On the other hand, the Spanish are a developed society with conscience decrying the treatment of the natives and legal mechanisms for control. Also, they work the iron. Thomas tries to place the two civilizations on equal footing (as do many historians, I wager). However, featherwork, a good calendar, and pretty colors painted on humans whose hearts are going to be ripped out are not really a match for the wheel and iron.

Contrary to the short shrift Cortes gets in more summary and cursory historical textbooks, the outcome of the expedition was potentially in doubt throughout. Cortes landed with only 300 men, after all, and not only had to contend with millions of natives, but also with courtly politics and the governor of Cuba who wanted to thwart Cortes. Cortes wanted to capture/dominate the city of Tenochtitlan without a battle and without destruction, perhaps introducing the Venice of the West to Christianity and certainly to exploit its riches. However, the initial plan doesn't work, culminating in the death of Montezuma, la noche triste, and the assault on Tenochtitlan. Even then Cortes wanted to capture it intact and only ended up burning much of it as a last resort.

The book was quite the eye-opener and really was well done. As I said, even though Thomas favors the Aztecs a bit, he provides the data that can lead to other interpretations (unlike, say, the Oxford History of Mexico, which devotes only a chapter to the conquest, discards contemporaneous Spanish sources as biased, and uses its authors' own "logic" to suss out the way it really happened almost five hundred years ago). The book lags when it gets into the courtly politics involved and goes into elaborate genealogies of everyone involved. But I cannot but recommend it if you're interested in this event at all.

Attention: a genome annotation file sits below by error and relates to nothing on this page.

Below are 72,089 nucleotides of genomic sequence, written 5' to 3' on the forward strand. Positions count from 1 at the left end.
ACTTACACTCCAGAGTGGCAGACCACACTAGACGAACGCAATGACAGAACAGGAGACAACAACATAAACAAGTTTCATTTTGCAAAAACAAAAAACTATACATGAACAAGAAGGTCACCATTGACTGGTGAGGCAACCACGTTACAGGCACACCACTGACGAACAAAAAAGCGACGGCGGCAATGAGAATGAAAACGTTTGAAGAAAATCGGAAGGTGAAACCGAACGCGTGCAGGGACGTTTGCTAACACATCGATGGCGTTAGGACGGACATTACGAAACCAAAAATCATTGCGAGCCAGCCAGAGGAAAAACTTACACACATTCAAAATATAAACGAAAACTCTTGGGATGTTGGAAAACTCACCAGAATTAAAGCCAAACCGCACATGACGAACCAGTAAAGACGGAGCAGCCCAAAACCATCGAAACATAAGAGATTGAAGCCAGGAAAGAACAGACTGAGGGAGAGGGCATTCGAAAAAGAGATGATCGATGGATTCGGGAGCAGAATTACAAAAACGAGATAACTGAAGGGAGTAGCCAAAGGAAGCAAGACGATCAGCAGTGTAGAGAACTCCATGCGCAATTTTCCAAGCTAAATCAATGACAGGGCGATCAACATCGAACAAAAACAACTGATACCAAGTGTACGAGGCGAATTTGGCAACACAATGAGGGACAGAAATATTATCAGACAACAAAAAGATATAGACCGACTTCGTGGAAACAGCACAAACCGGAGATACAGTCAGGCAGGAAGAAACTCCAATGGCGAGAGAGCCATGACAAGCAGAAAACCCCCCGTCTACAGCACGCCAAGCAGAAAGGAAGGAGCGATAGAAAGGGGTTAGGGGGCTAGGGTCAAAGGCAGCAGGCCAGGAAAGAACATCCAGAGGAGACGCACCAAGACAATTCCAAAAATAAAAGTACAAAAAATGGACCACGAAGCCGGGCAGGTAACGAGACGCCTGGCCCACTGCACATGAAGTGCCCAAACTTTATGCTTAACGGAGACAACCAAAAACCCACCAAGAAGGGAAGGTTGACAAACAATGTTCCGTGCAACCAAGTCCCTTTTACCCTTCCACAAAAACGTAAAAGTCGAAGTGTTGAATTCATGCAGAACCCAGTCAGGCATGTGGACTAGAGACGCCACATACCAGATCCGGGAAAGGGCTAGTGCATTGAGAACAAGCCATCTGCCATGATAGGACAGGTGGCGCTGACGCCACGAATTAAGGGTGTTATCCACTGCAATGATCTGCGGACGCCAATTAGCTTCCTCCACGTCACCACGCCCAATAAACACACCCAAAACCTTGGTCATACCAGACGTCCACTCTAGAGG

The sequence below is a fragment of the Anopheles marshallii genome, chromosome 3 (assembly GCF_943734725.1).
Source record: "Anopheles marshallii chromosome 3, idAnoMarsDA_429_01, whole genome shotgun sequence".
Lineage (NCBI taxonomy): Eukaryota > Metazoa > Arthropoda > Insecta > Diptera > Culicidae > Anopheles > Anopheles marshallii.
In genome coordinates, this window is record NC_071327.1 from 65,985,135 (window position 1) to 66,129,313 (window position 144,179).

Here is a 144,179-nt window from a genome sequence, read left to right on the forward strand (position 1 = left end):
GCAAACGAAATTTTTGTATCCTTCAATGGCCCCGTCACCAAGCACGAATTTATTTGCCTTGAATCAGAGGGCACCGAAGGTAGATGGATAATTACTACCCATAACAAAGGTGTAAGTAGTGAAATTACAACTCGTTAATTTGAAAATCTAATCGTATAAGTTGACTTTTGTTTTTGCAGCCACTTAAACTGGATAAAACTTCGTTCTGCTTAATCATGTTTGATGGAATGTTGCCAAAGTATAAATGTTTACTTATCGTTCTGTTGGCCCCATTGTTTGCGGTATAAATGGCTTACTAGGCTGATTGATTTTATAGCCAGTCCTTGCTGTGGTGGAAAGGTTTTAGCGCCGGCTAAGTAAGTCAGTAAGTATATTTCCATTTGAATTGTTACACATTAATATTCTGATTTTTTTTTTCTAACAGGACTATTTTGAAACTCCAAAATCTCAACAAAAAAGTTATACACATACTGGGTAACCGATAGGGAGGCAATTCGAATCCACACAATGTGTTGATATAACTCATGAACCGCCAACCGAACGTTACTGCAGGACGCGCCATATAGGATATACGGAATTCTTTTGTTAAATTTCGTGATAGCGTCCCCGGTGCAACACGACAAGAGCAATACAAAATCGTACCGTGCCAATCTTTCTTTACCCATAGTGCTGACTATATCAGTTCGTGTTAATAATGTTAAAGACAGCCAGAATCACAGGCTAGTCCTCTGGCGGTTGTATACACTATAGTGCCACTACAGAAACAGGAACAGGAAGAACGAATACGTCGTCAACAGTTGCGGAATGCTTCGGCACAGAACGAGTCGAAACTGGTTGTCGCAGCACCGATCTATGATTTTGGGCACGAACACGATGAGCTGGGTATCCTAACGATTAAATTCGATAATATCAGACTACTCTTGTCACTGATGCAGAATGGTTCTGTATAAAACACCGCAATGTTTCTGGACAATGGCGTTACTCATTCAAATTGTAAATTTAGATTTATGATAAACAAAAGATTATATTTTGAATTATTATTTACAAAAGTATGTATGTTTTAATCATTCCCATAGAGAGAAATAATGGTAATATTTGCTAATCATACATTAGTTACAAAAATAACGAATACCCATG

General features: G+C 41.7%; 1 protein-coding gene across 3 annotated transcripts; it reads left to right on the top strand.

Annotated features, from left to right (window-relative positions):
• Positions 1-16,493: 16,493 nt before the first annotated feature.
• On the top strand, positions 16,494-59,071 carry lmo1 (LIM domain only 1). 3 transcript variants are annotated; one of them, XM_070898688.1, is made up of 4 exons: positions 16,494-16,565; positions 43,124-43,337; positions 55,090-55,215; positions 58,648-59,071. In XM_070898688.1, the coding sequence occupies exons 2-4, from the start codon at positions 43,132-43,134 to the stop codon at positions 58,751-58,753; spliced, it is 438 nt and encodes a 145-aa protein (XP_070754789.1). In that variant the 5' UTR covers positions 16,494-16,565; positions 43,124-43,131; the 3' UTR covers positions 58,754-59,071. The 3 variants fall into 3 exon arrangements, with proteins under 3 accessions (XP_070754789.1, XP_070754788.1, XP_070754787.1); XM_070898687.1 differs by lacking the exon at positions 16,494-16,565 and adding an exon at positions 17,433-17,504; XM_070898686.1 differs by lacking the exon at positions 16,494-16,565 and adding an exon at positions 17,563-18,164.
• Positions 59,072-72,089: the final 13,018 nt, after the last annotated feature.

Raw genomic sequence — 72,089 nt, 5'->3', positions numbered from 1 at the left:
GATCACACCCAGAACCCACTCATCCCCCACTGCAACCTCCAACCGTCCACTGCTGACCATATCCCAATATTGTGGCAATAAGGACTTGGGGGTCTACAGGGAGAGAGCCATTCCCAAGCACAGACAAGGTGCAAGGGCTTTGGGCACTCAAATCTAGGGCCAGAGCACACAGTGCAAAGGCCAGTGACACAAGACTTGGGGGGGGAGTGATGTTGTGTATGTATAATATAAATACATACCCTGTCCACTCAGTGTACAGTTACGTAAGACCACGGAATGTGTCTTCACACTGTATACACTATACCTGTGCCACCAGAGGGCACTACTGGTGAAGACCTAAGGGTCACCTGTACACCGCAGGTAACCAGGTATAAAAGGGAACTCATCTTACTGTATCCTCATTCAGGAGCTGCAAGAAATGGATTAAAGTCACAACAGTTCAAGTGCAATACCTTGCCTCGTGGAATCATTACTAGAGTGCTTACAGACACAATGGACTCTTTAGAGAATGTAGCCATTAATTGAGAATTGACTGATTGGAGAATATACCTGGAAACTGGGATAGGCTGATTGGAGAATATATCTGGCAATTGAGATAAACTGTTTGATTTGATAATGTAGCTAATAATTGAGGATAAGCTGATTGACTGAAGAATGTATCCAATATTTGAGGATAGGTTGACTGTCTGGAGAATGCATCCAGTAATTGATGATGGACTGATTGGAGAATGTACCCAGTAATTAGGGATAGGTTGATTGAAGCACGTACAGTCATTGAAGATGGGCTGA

Also, personally speaking, this book re-energized my cultural chauvinism. The closer cultures are to American culture, the better. I mean, how can you defend a culture that does this?
    What was necessary, in the meantime, was a suitable appeasement of Tlaloc, the rain god. He had to be given food, precious objects, pwople, chlidren (small, like the little Tlalocs who were believed to wait on the chief god of that name), in a series of festivals. The children had to cry, in order to indicate to the god exactly what was required; and to achieve this, their nails were often drawn out and thrown into the lake monster Ahuitzol, who usually lived from the nails of drowned persons. (Thomas 332)
Brothers and sisters, that's a culture that needs to be put down. Heather informs me that, in biblical times, tribes like this were completely obliterated instead of conquered, introduced to superior technologies, and Catholicized. Remember, according to some theories of moral calculus, if it saves one child, it's worth any price! so the conquest of the new world by the old was good.

That being said, one final note: in addition to making me want to read other accounts, including Bernal Diaz de Castillos contemporaneous account, I had the urge to watch Mel Gibson's Apocalypto; since I don't have that handy, I'll have to settle for Firewalker, which, as a man, I must own. Also, the book gave me the urge to play Civilization IV so I could take a turn pasting the Aztecs, which I did.

Books mentioned in this review:

To say Noggle, one first must be able to say the "Nah."